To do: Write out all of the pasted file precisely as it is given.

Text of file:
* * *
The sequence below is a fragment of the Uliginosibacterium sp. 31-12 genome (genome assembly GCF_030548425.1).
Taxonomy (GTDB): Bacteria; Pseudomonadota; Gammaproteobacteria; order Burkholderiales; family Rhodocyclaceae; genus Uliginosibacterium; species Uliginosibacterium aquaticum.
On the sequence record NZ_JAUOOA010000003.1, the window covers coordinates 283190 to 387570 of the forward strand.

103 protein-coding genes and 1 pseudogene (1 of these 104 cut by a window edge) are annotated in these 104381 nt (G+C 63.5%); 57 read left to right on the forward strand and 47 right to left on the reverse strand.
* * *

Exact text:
The sequence below is a fragment of the Uliginosibacterium sp. 31-12 genome (genome assembly GCF_030548425.1).
Taxonomy (GTDB): Bacteria; Pseudomonadota; Gammaproteobacteria; order Burkholderiales; family Rhodocyclaceae; genus Uliginosibacterium; species Uliginosibacterium aquaticum.
On the sequence record NZ_JAUOOA010000003.1, the window covers coordinates 283190 to 387570 of the forward strand.

103 protein-coding genes and 1 pseudogene (1 of these 104 cut by a window edge) are annotated in these 104381 nt (G+C 63.5%); 57 read left to right on the forward strand and 47 right to left on the reverse strand.